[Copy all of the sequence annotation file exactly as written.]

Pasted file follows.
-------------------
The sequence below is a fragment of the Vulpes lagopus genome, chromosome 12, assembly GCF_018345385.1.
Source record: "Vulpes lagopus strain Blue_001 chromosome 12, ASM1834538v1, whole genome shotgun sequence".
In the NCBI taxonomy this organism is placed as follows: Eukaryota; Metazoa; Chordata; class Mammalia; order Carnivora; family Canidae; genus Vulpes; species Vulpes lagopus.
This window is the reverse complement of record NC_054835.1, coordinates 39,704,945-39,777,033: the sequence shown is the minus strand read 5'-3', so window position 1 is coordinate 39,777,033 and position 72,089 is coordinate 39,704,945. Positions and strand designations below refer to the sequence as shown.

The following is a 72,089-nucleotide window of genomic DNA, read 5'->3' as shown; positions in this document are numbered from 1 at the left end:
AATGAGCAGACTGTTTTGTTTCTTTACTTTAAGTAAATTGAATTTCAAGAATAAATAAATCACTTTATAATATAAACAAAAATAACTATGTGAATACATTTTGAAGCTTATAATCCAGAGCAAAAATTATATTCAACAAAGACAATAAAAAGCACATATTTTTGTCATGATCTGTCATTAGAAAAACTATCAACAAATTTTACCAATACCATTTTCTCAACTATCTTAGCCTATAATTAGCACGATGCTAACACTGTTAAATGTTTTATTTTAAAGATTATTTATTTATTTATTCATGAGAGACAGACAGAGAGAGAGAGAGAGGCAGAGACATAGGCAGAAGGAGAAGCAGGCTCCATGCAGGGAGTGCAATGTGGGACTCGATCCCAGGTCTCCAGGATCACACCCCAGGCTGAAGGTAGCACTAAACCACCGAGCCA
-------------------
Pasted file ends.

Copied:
The sequence below is a fragment of the Vulpes lagopus genome, chromosome 12, assembly GCF_018345385.1.
Source record: "Vulpes lagopus strain Blue_001 chromosome 12, ASM1834538v1, whole genome shotgun sequence".
In the NCBI taxonomy this organism is placed as follows: Eukaryota; Metazoa; Chordata; class Mammalia; order Carnivora; family Canidae; genus Vulpes; species Vulpes lagopus.
This window is the reverse complement of record NC_054835.1, coordinates 39,704,945-39,777,033: the sequence shown is the minus strand read 5'-3', so window position 1 is coordinate 39,777,033 and position 72,089 is coordinate 39,704,945. Positions and strand designations below refer to the sequence as shown.

The following is a 72,089-nucleotide window of genomic DNA, read 5'->3' as shown; positions in this document are numbered from 1 at the left end:
AATGAGCAGACTGTTTTGTTTCTTTACTTTAAGTAAATTGAATTTCAAGAATAAATAAATCACTTTATAATATAAACAAAAATAACTATGTGAATACATTTTGAAGCTTATAATCCAGAGCAAAAATTATATTCAACAAAGACAATAAAAAGCACATATTTTTGTCATGATCTGTCATTAGAAAAACTATCAACAAATTTTACCAATACCATTTTCTCAACTATCTTAGCCTATAATTAGCACGATGCTAACACTGTTAAATGTTTTATTTTAAAGATTATTTATTTATTTATTCATGAGAGACAGACAGAGAGAGAGAGAGAGGCAGAGACATAGGCAGAAGGAGAAGCAGGCTCCATGCAGGGAGTGCAATGTGGGACTCGATCCCAGGTCTCCAGGATCACACCCCAGGCTGAAGGTAGCACTAAACCACCGAGCCA